Advertisement
Gene Tools
Gene Tools

The Scientist

» gut bacteria and developmental biology

Most Recent

image: A Twist of Fate

A Twist of Fate

By | March 1, 2014

Once believed to be irrevocably differentiated, mature cells are now proving to be flexible, able to switch identities with relatively simple manipulation.

3 Comments

image: Neural Target for Autism?

Neural Target for Autism?

By | February 7, 2014

Mouse and rat models of the developmental disorder responded positively to a drug given to their mothers a day before birth.

0 Comments

image: Immune Response Promotes Infection

Immune Response Promotes Infection

By | February 6, 2014

Salmonella enterica can exploit a standard immune response in mice to promote its own growth.

2 Comments

image: Meiosis Maven

Meiosis Maven

By | February 1, 2014

Fueled by her love of visual data and addicted to chromosomes, Abby Dernburg continues to study how homologous chromosomes find each other during gamete formation.

1 Comment

image: Unmasking Secret Identities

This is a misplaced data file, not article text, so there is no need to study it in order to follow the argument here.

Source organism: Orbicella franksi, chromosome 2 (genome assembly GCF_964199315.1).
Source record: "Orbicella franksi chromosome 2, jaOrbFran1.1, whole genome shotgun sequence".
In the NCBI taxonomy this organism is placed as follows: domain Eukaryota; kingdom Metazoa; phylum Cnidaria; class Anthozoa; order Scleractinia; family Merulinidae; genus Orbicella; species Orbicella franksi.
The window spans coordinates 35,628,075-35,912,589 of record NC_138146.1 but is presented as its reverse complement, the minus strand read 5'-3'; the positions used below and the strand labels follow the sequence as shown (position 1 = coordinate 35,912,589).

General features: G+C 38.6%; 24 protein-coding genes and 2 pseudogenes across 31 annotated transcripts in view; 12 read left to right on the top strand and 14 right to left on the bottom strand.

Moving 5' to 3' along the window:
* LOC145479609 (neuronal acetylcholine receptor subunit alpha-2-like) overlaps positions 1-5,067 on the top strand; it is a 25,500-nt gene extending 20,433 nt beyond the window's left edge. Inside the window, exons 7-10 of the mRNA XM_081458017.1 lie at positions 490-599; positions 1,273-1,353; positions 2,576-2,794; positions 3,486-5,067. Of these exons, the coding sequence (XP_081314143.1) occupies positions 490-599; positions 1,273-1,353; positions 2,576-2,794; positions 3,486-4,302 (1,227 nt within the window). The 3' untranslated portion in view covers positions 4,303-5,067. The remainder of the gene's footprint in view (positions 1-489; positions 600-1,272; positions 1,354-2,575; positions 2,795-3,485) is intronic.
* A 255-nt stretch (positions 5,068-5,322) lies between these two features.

Unmasking Secret Identities

By | February 1, 2014

A tour of techniques for measuring DNA hydroxymethylation

2 Comments

image: Bacteria by Design

Bacteria by Design

By | January 30, 2014

A survey of bacteria in a University of Oregon building reveals that architecture influences the indoor microbiome.

0 Comments

image: Fish of Many Colors

Fish of Many Colors

By | January 23, 2014

Researchers seek insight into the pigmentation patterns of guppies and zebrafish.

0 Comments

image: Gut Microbes Prevent Locust Swarms

Gut Microbes Prevent Locust Swarms

By | January 15, 2014

Migratory locusts are less likely to aggregate into crop-devastating swarms when infected by the parasite Paranosema locustae.

0 Comments

image: Human-Pathogen Coevolution

Human-Pathogen Coevolution

By | January 13, 2014

Helicobacter pylori strains that share ancestry with their human hosts are less likely to cause severe disease.

3 Comments

image: Week in Review: January 6–10

Week in Review: January 6–10

By | January 10, 2014

Bacterial genes aid tubeworm settling; pigmentation of ancient reptiles; nascent neurons and vertebrate development; exploring simple synapses; slug-inspired surgical glue

0 Comments

Follow The Scientist

icon-facebook icon-linkedin icon-twitter icon-vimeo icon-youtube
Advertisement
RayBiotech
RayBiotech

Stay Connected with The Scientist

  • icon-facebook The Scientist Magazine
  • icon-facebook The Scientist Careers
  • icon-facebook Neuroscience Research Techniques
  • icon-facebook Genetic Research Techniques
  • icon-facebook Cell Culture Techniques
  • icon-facebook Microbiology and Immunology
  • icon-facebook Cancer Research and Technology
  • icon-facebook Stem Cell and Regenerative Science
Advertisement
Advertisement
Mettler Toledo
BD Biosciences
BD Biosciences